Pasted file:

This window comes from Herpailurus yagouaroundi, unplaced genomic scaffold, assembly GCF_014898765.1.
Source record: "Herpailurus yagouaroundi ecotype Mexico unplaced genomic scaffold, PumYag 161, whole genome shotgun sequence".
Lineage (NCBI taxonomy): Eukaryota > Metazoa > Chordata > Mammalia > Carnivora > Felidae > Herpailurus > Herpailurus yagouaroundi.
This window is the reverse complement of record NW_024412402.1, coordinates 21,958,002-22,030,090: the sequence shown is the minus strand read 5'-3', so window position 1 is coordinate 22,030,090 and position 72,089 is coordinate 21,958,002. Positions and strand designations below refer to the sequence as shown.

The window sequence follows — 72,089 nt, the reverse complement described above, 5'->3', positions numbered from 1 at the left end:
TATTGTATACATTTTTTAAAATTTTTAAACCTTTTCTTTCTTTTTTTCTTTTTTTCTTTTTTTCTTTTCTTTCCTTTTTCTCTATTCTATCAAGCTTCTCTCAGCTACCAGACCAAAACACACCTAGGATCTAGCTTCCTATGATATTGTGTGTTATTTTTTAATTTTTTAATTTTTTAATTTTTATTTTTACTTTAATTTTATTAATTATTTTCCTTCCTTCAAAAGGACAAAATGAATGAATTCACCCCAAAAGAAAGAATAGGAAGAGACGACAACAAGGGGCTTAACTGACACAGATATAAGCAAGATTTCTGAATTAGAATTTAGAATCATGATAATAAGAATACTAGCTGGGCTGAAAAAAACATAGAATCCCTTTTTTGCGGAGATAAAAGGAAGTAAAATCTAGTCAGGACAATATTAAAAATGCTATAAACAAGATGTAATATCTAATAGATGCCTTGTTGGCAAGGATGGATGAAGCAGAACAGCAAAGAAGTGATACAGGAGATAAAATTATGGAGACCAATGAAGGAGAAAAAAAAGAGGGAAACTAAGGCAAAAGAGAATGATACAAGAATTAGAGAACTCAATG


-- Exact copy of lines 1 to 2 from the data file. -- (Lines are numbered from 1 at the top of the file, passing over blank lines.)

This window comes from Herpailurus yagouaroundi, unplaced genomic scaffold, assembly GCF_014898765.1.
Source record: "Herpailurus yagouaroundi ecotype Mexico unplaced genomic scaffold, PumYag 161, whole genome shotgun sequence".